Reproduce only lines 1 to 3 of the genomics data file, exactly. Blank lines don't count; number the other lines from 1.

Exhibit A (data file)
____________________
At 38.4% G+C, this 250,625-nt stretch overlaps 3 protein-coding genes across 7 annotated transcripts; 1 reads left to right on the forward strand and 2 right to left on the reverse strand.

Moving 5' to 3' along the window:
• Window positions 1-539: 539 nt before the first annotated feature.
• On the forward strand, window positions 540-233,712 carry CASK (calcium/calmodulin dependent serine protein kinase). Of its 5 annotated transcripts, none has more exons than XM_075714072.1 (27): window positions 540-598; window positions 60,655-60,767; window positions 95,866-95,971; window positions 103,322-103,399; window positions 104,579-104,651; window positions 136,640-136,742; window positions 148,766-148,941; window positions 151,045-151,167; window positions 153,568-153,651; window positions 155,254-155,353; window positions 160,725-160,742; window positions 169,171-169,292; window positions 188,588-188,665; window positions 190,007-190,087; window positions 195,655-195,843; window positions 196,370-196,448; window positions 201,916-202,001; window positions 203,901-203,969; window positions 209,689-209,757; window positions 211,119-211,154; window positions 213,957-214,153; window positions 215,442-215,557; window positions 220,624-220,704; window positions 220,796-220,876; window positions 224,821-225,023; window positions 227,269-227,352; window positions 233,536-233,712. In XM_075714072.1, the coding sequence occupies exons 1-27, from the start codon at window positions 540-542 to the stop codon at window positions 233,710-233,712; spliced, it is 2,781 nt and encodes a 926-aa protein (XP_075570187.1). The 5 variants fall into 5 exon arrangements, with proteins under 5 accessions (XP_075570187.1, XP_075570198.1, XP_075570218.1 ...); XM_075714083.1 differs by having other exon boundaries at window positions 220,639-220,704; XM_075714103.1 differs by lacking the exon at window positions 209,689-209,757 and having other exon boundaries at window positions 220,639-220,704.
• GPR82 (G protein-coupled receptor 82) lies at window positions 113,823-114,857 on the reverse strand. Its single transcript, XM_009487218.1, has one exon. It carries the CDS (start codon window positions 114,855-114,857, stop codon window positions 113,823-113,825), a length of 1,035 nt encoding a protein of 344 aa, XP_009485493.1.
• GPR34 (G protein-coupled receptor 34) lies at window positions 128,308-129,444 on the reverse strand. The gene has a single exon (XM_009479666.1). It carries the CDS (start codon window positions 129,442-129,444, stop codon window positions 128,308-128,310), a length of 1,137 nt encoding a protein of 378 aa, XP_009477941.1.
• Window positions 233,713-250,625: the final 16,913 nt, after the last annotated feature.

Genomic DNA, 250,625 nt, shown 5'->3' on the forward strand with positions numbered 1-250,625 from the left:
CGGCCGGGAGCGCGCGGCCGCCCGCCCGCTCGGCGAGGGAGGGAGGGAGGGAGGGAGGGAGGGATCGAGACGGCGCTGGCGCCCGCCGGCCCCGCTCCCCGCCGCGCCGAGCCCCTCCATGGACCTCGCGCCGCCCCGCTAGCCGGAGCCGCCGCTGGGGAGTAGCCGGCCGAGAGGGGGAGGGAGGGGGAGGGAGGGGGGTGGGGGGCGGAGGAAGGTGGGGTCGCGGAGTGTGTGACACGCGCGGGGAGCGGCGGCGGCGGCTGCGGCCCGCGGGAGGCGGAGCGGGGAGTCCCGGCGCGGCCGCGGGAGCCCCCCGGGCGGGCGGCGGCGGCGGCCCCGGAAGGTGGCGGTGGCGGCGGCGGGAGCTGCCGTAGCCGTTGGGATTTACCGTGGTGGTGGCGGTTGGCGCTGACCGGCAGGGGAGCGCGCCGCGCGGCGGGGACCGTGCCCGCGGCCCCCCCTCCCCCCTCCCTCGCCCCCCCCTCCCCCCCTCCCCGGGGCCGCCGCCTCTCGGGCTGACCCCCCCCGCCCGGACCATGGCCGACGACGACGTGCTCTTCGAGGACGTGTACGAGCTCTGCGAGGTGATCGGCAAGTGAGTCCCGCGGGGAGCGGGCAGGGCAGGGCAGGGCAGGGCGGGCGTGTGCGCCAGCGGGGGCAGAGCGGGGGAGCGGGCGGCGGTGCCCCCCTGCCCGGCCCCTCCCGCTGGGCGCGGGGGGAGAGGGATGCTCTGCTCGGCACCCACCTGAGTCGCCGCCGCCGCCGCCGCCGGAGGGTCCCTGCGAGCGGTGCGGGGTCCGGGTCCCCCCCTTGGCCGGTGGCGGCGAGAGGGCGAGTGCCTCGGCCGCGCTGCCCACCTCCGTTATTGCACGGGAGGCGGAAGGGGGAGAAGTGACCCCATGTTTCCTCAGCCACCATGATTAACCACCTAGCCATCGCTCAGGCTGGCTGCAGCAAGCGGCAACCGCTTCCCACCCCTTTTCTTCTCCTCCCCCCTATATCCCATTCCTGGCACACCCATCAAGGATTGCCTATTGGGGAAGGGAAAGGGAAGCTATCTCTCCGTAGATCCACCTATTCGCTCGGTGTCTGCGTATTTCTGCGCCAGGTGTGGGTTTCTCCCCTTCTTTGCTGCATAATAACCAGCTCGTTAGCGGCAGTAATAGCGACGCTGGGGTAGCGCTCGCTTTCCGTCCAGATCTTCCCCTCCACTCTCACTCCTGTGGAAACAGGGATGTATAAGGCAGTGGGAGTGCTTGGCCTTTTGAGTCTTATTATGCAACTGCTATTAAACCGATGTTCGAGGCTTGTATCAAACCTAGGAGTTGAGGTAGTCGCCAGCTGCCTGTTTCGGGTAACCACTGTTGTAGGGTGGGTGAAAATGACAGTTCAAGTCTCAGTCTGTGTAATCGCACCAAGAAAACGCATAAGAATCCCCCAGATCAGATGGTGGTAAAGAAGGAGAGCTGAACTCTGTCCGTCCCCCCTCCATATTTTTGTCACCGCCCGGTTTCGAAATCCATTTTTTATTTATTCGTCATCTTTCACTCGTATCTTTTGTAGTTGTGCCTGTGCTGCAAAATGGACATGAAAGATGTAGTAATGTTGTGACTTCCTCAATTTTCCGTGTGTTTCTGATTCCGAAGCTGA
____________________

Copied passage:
At 38.4% G+C, this 250,625-nt stretch overlaps 3 protein-coding genes across 7 annotated transcripts; 1 reads left to right on the forward strand and 2 right to left on the reverse strand.

Moving 5' to 3' along the window:
• Window positions 1-539: 539 nt before the first annotated feature.